It could be her Indian background, but it did resonate with the latest Census data report front-paged on the same day. It said that nearly 160 million women in India, 88% of whom are of working age15 to 59 yearsremain at home doing household duties. These 16 crore are the Great Invisible Workforce, primarily involved in domestic work and rearing families. The large proportion of working age group women who are confined to their homes is partly because of social pressures, lack of education and economic policies that provide no opportunities to women. Either way, it is a shocking loss to the country, and the women themselves. Underusing women across the spectrum of human activity is obviously wasteful. Their cognitive powers are the same as men, but because they have different interests and styles, they make for more diverse and probably more innovative workplaces. In countries with an ageing population, the need for more women at work is a no-brainer.
Goldman Sachs estimates that if Japan could increase the female employment rate, the countrys labour force would expand by more than 8 millionand its GDP will grow by 15%. Thats significant for a struggling economy with an ageing population. Its probably why Prime Minister Shinzo Abes Abenomics includes Womanomics. According to the International Monetary Fund, if women worked at the same level as men in Egypt, the countrys GDP could grow by 34%. The United Arab Emirates would see a 12% boost. Germany and France, 4%. Even the US could see 5% more growth. Once again, the key issue is to do with home versus workplace. The Harvard Business Review conducted a survey of American women who had left work to have children; 93% of them wanted to return to work, but only 74% managed to do so and just 40% were able to return to full-time jobs. On the face of it, women have done all they possibly could to prep themselves. As college admissions start across India, the number of women visibly increase every year. There are a lot more women at work, in business and as professionals. The kind of jobs we see women in these days are in fast-growing areas like hospitality, private education, media, health and public relations where attrition rates are high.
As the new Census data shows, Indias invisible workforce is the problem. There are very few countriesIran, Pakistan and Saudi Arabiawhich perform worse than India when it comes to womens participation in the workforce. Even Somalia, Bahrain and Malaysia do better. Among the BRICS (Brazil, Russia, India, China and South Africa), comparable emerging economies, India has the lowest female participation rate, with only 29% of women over the age of 15 working. Among the MINT countriesMexico, Indonesia, Nigeria and Turkeyonly Turkey has the same participation rate as India. Half the working population in India is employed by the agricultural sector, but agricultures contribution to Indian economy has been steadily falling. This should have corresponded with rapid growth in numbers of working women in cities, but that hasnt happened.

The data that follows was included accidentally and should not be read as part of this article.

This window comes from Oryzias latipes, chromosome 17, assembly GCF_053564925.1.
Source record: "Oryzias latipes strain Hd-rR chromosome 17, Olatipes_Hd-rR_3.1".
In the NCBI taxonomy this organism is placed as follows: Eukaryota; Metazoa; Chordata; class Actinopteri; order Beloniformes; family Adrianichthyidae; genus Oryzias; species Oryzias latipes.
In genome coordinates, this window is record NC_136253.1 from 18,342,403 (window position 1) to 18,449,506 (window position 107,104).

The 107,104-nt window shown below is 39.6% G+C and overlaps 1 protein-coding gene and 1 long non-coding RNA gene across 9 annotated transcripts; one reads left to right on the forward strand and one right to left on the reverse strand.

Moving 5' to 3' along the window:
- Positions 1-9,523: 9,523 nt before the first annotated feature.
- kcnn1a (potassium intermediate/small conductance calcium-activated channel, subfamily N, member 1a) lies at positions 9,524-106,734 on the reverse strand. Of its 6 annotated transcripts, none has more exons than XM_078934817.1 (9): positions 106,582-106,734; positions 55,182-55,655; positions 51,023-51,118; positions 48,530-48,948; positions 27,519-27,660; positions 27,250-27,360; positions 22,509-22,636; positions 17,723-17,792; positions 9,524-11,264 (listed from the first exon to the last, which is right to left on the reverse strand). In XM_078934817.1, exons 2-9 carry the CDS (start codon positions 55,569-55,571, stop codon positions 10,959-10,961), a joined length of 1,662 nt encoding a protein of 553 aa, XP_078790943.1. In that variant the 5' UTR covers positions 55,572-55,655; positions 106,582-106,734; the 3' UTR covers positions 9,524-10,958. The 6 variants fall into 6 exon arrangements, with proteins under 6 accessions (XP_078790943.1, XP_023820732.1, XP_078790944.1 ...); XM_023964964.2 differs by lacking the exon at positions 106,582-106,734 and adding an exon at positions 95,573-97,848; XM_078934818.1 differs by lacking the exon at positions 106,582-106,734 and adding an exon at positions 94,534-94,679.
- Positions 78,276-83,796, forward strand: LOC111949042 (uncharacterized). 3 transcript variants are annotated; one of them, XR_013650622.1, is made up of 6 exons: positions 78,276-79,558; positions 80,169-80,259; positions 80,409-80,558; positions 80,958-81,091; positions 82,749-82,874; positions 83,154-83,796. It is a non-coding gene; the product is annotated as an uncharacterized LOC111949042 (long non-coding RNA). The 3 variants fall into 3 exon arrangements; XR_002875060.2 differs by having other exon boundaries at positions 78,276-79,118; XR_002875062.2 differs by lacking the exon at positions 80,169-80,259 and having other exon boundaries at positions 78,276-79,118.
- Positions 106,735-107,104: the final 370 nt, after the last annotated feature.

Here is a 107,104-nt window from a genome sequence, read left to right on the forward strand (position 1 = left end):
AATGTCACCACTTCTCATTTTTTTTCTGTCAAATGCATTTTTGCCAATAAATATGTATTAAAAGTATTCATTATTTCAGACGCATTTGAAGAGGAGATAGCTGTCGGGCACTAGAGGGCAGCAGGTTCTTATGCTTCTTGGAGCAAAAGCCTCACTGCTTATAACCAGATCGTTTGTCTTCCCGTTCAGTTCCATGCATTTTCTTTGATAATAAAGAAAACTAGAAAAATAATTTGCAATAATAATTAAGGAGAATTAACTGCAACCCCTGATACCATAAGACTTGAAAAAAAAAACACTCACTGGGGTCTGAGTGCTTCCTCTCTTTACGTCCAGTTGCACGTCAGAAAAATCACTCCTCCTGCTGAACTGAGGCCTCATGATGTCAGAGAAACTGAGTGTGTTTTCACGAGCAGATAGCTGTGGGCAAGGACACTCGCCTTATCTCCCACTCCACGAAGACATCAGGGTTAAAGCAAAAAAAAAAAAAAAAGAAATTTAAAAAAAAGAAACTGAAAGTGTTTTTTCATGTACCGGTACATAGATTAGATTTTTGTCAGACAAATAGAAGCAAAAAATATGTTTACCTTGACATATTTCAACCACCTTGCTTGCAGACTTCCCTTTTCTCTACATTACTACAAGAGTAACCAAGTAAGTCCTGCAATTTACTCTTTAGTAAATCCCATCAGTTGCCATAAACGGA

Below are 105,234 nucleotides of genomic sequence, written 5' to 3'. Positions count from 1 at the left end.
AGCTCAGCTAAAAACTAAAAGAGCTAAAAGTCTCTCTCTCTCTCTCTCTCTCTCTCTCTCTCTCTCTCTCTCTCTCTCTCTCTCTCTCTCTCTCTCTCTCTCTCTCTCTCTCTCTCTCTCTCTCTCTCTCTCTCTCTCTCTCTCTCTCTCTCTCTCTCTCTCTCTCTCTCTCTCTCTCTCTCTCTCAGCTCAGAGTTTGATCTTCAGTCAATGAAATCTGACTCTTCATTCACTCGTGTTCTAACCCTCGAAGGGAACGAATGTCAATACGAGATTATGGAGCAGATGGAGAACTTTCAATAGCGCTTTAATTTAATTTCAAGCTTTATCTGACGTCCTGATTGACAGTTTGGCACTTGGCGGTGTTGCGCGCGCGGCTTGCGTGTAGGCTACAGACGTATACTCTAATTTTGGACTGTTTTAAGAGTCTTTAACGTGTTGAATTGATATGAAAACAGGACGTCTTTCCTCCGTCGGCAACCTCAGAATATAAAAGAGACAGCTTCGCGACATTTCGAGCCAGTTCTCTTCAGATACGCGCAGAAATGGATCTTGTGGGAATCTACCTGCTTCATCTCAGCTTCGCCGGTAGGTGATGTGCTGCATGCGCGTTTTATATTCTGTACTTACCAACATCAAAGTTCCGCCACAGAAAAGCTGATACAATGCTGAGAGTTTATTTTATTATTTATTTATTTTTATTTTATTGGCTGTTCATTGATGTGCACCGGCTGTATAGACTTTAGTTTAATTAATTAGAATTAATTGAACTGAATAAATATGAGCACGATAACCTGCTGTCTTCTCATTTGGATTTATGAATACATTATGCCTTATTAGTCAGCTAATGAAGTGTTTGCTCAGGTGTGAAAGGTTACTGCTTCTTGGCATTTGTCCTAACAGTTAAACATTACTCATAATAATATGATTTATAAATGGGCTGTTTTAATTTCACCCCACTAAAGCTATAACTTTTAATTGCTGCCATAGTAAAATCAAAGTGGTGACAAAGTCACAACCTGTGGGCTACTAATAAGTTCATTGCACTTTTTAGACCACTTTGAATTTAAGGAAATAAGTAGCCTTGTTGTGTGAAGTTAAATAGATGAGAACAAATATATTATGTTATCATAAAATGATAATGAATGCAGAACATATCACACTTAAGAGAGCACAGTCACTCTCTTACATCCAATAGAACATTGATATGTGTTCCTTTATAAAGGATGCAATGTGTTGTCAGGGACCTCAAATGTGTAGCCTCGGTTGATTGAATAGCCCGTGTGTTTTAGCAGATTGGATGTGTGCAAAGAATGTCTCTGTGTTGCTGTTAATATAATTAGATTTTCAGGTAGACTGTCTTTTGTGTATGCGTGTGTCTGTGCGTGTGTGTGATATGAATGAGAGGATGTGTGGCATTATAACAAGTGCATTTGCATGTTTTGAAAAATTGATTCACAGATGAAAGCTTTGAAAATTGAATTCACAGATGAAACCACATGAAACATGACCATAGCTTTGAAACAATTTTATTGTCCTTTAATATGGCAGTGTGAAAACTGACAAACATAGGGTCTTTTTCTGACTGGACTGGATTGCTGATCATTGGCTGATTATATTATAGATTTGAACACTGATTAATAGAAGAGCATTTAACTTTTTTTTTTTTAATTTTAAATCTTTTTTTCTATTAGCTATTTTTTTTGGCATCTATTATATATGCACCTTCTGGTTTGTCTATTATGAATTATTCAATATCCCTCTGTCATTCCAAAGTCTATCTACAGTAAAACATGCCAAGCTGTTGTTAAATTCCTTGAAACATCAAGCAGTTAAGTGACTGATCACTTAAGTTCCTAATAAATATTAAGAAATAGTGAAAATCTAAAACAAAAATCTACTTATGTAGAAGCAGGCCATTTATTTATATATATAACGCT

Although women now have children later and in smaller numbers, they often start thinking about having a family just at the time when their careers are at a crucial stage. Women who take time out to start a family, find it very hard to catch up. What can be done to change all this The short answer: governments. Governments can help in a variety of ways: by legislating for reasonable maternity and paternity leave; by adjusting existing laws to allow both parents to have paid jobs; and legislate to close the gap between men and women at the top of companies. Norway has a 40% quota for women on the boards of all state-owned companies. Spain has set a mandatory 40% target for female directors of large companies by 2015 and France by 2017. Admittedly, quotas smack of tokenism and unfair competition, but the usual objection that quotas will encourage some women who are not very qualified generally ignores the fact that boards also contain lots of men who are in the same bracket. The transformation of womens lives has been one of the great changes in history, but we are still struggling to come to terms with women as mothers, wives and working women.
The writer is Group Editor, Special Projects & Features, The Indian Express